Instead of focusing on defeating the dictatorship, we become paralysed.
In the meeting I had with Oboi, I told him I don’t want him to go through what I went through. I want to find out whether we can deal with this situation once and for all.
That is what I would desire but if it can’t happen, I wouldn’t want to behave like my colleagues behaved during my leadership. You keep fighting so that the leader fails and in the next round of elections you defeat him because of the paralysis. We are either able to resolve these contradictions or we are not.
You say you don’t want Amuriat to go through what you went through but your actions seem to suggest otherwise…
Hon Oboi is just two months into his term and we have already talked. It took more than a year to resolve the contradictions we had when I won in 2012. I’m saying, let’s see whether we can create harmony or we separate. The earlier, the better.
Some of the people who supported your candidature have since withdrawn from party activities…
I don’t think they have withdrawn; it’s just one month. Like Oboi said and I agree with him, even when I was in leadership, you wouldn’t have more than 50 percent of the people attending meetings.
The only problem is that we have people who want to see faults all the time; quarrelling instead of discussing.
But some people within your camp say Oboi and his group laid the bed, let them sleep in it.
That’s not what I want. When I was in leadership, there were those who said I was hanging at the top, but that they were in charge of the party. So, you will not avoid such people who express such sentiments on both sides.
We have heard of a third force between the two extremes in government and the opposition represented by FDC…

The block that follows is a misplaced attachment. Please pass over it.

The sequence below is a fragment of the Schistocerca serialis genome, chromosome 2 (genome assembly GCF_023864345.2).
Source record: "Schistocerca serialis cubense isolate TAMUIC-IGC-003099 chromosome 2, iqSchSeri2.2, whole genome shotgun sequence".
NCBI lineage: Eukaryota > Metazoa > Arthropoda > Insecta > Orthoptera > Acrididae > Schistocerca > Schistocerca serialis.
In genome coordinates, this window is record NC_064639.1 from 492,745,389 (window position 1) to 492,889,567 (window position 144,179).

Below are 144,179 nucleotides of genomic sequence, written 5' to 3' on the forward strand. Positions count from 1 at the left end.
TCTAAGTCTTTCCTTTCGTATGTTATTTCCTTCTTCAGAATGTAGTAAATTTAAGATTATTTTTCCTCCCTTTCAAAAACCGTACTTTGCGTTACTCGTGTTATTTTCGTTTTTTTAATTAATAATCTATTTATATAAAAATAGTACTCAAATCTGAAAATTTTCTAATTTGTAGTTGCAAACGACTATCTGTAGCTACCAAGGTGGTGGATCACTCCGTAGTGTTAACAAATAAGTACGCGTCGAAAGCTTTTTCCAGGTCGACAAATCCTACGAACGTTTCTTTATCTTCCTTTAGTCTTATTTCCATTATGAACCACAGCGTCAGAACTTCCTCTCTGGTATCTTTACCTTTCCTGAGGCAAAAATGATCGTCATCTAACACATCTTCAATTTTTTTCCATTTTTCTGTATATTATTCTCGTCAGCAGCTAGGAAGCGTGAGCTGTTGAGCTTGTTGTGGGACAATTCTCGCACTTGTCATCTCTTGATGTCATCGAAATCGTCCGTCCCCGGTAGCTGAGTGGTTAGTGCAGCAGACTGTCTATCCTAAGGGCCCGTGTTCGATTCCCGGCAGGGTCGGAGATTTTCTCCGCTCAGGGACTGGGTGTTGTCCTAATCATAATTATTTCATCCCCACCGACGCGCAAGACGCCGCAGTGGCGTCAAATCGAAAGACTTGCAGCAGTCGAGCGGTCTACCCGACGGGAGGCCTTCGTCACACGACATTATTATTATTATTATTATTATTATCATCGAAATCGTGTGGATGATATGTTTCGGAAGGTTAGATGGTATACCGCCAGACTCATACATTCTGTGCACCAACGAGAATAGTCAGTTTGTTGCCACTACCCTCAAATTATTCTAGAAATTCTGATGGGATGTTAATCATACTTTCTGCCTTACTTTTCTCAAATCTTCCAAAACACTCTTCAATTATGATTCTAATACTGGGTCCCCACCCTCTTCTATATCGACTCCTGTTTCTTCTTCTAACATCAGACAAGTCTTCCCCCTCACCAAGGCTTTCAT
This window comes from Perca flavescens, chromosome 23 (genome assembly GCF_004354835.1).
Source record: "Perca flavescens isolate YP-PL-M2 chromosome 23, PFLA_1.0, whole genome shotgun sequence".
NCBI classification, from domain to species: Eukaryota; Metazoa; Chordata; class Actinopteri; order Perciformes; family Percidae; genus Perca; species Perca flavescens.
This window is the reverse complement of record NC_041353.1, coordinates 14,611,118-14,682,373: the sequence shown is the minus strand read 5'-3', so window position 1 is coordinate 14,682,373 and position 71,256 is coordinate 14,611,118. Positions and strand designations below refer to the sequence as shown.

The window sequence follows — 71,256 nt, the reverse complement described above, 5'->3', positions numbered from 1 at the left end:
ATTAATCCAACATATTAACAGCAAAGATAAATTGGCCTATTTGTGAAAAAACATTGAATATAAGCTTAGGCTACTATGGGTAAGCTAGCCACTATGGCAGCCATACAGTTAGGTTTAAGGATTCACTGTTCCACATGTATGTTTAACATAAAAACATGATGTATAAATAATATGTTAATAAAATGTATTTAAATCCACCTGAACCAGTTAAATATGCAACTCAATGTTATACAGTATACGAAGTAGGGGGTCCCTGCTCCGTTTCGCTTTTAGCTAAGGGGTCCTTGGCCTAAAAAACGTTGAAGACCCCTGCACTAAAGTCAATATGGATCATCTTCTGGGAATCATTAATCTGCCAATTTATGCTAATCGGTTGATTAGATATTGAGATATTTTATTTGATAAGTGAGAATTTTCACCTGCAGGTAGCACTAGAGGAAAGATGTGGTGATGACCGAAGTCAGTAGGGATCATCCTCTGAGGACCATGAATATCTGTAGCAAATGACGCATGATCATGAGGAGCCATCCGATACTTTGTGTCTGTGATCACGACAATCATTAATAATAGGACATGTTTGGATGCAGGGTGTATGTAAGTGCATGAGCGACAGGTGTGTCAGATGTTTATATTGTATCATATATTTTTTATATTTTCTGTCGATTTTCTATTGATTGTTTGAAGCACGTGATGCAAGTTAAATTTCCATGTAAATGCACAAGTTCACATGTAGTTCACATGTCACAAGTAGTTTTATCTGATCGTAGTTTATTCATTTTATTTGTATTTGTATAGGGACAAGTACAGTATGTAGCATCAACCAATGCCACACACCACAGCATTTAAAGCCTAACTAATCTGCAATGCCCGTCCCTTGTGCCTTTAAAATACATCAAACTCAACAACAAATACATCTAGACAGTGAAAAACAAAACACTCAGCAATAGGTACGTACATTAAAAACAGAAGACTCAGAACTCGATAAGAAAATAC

You must recognise the fact that there are some people out there who are neither with the opposition nor the Movement. In my five years, I tried to minimize internal contradictions and fights in the public.
My hope and intention was that we brand FDC such that it becomes attractive to that group. People cannot join an organisation if they think it’s on fire all the time. Unfortunately, we never attracted them.
Can we attract that group; because it’s a huge chunk of people? You can imagine there are 58 independents in parliament, more than FDC. The question is why are they not joining opposition political parties yet many of them are pro-change?
People who promoted the candidacy of Amama Mbabazi spoke about fence-sitters who were uncomfortable with both the NRM and FDC candidates. Do they exist?
The objective conditions on the ground must be ripe for them to be able to spring up. FDC is also a formation of break-aways. Most of us broke away from NRM, DP, UPC and then we formed FDC.
Why would anyone think that the dynamics ended then? If we reach a point and say that is the way to go, that is the point at which to say it was true or not. Is there a risk; of course yes. If you are involved in a change process and you are risk-averse, you never move.
The problem with African people is that we marginalise central issues and centralise marginal issues. Here is a country where just a month ago Gen Museveni rammed an amendment down the throats of MPs. The country is right now hanging in balance. There is going to be change but how do we manage this change?
Why not direct your energies towards uprooting Museveni’s regime?
The moment you have the capabilities of how to manage the change, then you have the capabilities of removing the regime.
From my experience in the five years that we fought, as we were fighting, we were also training the political circles to take power. When we finally took power in 1986, you could walk in 10 different offices, ask one question and get similar answers because of the preparation.
By the time we took over, key people had the same objective. Were there mistakes; yes, they were many, but the fundamental mistake was to lose track of the key objective we fought for.
It doesn’t matter how long it takes to have change; when it finally happens, we must be able to manage it. We don’t want to be like Egypt where the forces of change ousted Hosni Mubarak only to get [Abdel Fatah] el-Sisi who is worse than Mubarak.